on 29-12-2015 07:11 AM
on 02-01-2016 07:52 PM
This is supposition, but I think that's likely because not all payments are electronic. Some are still manual - going into the branch, and banking with a teller. Some people still use cheques (which seems crazy, but hey. Change is scary and there are folks who cling to them. Like my Nanna, bless her cotton socks). Sometimes people don't have enough money in their accounts to cover things, so the cut-off time gives a chance for them to catch up their account or for the payment to bounce so the other bank knows they can't credit the recipient.
Cut off times need to account for all sorts of transactions, including things like international transfers, or real time gross settlements, people's pay or pensions, and the fact that the bank is like any other accounting business, and needs to balance at the end of the day.
It's a nice thought, though. Hope it happens one day!
on 04-01-2016 10:19 AM
@ChanSings raises some good points - thanks! @cgm while I don't have the technical answers as to why all banks operate this way, there's some really exciting changes on the horizon as part of Australia's New Payment Platform of which one change will see near real-time payments/transfers between banks.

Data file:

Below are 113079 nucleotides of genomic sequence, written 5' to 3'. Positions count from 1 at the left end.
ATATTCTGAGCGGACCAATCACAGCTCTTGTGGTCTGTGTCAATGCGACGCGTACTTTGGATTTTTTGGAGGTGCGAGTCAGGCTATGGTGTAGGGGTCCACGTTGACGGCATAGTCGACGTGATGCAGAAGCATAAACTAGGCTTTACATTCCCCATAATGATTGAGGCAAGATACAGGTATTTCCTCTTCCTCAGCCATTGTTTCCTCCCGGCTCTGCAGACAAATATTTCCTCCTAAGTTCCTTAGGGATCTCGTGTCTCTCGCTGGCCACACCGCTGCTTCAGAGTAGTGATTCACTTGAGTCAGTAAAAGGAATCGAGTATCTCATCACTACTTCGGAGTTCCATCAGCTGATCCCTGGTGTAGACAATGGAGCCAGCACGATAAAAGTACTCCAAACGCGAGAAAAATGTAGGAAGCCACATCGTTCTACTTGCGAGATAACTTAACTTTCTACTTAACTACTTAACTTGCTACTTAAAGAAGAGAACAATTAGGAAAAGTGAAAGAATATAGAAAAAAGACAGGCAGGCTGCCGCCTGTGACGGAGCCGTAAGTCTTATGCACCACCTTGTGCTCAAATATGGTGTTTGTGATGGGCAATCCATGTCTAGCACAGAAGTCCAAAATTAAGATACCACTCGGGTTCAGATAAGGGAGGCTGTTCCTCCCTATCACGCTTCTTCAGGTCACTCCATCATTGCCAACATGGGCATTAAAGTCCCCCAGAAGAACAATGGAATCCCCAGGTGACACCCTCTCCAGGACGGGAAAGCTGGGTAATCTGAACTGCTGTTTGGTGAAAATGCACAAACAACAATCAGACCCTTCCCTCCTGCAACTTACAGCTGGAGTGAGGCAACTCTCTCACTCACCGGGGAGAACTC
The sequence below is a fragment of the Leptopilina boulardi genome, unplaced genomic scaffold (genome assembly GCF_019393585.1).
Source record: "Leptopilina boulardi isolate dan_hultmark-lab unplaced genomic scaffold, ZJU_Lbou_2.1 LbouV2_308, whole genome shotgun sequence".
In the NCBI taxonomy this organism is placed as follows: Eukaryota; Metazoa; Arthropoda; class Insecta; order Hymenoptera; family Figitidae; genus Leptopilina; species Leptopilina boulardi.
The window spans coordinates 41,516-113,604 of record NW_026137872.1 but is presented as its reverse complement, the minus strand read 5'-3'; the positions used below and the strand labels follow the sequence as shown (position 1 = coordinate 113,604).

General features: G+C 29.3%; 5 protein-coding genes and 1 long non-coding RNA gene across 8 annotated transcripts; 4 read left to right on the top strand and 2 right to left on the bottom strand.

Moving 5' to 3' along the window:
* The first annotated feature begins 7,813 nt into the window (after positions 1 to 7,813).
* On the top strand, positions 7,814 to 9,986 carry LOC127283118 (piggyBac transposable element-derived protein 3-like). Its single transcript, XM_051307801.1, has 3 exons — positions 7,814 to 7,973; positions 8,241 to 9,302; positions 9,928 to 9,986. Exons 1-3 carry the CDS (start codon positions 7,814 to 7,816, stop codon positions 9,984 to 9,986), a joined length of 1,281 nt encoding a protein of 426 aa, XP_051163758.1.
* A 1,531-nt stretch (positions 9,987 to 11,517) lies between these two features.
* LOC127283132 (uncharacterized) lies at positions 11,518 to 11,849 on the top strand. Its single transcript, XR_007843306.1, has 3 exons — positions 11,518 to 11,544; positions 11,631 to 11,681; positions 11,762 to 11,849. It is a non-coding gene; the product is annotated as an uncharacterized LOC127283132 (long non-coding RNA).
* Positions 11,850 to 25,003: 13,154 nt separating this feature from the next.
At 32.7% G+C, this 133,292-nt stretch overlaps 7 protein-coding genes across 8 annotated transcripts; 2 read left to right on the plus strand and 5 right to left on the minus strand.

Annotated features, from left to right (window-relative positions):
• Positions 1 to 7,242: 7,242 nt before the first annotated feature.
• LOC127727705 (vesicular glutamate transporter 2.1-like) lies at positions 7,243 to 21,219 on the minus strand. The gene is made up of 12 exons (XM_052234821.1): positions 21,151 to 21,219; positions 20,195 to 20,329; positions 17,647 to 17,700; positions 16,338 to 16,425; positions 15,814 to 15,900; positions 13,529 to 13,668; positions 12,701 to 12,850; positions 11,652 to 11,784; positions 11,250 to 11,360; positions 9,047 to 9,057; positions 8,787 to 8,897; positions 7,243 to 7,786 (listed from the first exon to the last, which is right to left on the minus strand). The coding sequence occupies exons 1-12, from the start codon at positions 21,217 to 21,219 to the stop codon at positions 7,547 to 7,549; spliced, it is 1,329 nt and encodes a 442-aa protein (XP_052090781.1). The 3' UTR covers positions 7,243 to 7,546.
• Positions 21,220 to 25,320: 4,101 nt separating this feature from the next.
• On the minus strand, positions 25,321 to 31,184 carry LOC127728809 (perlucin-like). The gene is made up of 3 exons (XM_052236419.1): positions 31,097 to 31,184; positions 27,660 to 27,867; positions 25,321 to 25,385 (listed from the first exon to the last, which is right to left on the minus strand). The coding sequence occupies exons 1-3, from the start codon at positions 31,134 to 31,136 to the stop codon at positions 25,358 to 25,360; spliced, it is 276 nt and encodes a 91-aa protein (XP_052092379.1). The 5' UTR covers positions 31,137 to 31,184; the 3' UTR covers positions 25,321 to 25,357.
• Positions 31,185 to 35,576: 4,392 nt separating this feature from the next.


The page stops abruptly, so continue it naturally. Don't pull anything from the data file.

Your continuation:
You can read more about this through the Reserve Bank of Australia and the Australian Payments Clearing Association.
Was this helpful? Then give it 'Kudos'!
If your question was answered, select 'Accept as Solution' to make it easier for others to find.
05-01-2016 04:07 AM - edited 05-01-2016 04:09 AM
Wow these changes are exciting @PeteW!
The Australian Payments Clearing Association website advises:
"This multi-layered infrastructure has been designed to promote competition and drive innovation in payment services. It ensures the NPP will be equipped to meet the evolving needs of Australians in the digital age - and beyond."
I'll be watching this space!!